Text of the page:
His hands were bound, his mouth was taped, there were piss stains running down his leg and one of the children - a little girl in a pretty striped dress - was holding his hand and he was being led out of the flat, into the rain, and into the boot of a car.
He glimpsed distant lights at the harbour and heard a dog bark, but it was far away. He was bundled into the boot, the door was slammed, and no-one appeared out of the drizzle to remove him from this fix.
He was in darkness and his head moved with the bumps and turns. He kicked the boot as hard as he could with his shoeless feet but it would not budge. His emotions lurched. He felt angry. He had never been a serious dealer, he had only dabbled, and he only ever skimmed, redirected and stole from those he could plainly see could afford it. Blockchains were public. He witnessed and tracked transactions. It was simple. It was an obvious, exploitable flaw in the system.
He cried; short, dribbly outbursts. He felt terrible fear, burped bile, and then he hit a dazed phase.
He reflected on the stories he had read on dark web threads and dealing site forums. Phrases that stuck. Underground cities. Deer masks. Rings. Slave breeding. He knew the potential for hyperbole, ludicrous bravado and tall tales designed to create mythos, fear and respect within these forums and circles.
He knew that most of these people were just avatars and pseudonyms projecting fantasies from the safety of their keyboards, but he felt in this moment as if the world was a stranger place than he could possibly imagine. That you could read all the disturbing fiction, all the disturbing threads and forums you wanted to, and reality would still prove more shocking, more mysterious, and infinitely more awful.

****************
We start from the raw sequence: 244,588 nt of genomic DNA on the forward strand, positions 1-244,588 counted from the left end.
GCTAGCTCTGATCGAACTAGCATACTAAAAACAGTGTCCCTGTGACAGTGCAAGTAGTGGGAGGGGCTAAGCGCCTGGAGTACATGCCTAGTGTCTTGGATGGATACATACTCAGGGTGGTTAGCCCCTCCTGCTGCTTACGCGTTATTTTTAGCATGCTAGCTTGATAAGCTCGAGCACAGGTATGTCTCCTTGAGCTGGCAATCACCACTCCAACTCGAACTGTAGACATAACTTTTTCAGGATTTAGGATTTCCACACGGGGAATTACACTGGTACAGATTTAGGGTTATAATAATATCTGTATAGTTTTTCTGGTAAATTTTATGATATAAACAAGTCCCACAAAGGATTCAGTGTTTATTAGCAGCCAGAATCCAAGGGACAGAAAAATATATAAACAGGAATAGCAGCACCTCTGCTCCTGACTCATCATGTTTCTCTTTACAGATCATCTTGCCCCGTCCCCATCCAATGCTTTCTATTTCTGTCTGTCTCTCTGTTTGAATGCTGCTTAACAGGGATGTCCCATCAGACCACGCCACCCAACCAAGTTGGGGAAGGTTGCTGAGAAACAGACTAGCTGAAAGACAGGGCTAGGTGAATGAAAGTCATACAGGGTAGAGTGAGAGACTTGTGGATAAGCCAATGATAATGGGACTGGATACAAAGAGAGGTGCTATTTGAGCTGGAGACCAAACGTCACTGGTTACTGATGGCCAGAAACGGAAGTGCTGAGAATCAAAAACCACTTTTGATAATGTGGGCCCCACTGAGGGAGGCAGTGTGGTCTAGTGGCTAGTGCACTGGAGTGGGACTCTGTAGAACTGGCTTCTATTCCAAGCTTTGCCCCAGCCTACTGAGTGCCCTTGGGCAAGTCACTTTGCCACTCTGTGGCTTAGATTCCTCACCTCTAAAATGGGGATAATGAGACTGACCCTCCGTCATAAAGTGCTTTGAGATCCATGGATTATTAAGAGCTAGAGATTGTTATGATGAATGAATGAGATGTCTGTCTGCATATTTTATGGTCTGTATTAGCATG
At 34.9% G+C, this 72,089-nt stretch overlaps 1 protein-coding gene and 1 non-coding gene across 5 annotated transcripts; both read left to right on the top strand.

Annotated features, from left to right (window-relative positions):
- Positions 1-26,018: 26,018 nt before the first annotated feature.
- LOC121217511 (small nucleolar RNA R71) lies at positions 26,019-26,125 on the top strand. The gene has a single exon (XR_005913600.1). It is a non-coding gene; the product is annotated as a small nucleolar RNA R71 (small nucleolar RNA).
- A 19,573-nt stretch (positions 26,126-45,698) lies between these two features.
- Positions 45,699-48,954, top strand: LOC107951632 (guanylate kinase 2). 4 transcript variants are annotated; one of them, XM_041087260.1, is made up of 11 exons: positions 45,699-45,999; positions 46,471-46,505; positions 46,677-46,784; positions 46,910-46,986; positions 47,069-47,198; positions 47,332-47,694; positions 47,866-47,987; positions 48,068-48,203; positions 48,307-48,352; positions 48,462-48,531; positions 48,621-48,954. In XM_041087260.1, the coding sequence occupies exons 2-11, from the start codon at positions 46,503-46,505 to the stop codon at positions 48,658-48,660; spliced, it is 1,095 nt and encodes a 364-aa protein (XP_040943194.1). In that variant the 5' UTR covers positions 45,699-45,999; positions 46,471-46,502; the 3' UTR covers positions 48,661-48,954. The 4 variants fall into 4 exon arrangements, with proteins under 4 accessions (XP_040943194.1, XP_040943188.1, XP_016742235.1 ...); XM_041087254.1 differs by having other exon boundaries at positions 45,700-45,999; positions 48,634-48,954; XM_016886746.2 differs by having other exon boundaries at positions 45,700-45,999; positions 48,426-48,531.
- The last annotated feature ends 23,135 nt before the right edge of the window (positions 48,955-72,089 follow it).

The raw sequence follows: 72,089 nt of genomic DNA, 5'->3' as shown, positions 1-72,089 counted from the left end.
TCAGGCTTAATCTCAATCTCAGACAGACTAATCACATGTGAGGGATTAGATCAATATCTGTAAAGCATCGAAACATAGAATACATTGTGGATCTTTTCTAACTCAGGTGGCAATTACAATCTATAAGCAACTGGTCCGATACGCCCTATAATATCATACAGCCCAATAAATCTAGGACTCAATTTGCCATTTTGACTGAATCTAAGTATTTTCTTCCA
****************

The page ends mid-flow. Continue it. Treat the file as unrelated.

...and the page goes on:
They drove through Newhaven. They passed the lights of Ocean Terminal, the flags of the Royal Yacht whipping in the wind, and continued on through Lochend and Restalrig. They pulled over by a run-down section of fence on Duddingston Road West. Splintered wooden slats rested at odd angles. Laidlaw was removed from the boot and marched down an overgrown slope, through the cracks in the fence and into the canopy of trees surrounding Duddingston Loch.
Branches snapped back in his face and he saw more masked men emerging from the darkness. Snot ran from his nose, and he hissed and moaned behind the tape as he was led on.
Men gathered in a circle around a large trunk. He saw the noose dangling from a twisted branch and he soiled himself.
One of the girls knelt underneath the tree and brushed away leaves and there was still some part of him that thought this was a warning, an act, a psychological deterrent, and then bulky arms pressed him prostrate and the girl crawled forward.
Her antlers swayed, her hands cracked twigs and she lifted a knife. He felt her carving shapes into his forehead. Red bulbs leaked over his eyes and he screamed against the tape's sticky hotness. The girl's mask cocked to one side as if she was examining her handiwork and the same strong arms hoisted him up.
Wooden masks scraped against his face and he was dangling and choking, saliva bubbles frothing over the tape edges, limbs jerking. The men were a silent and attentive audience and beyond them the dark mirror of the loch was visible in glints and pools through intricately thatched branches and within the loch the same spiderish network of branches were they themselves mirrored in hazy simulacrum.
The girl stepped forward, slammed her hand into his abdomen, and lifted it up, up to his sternum, intestines slicking over her arm.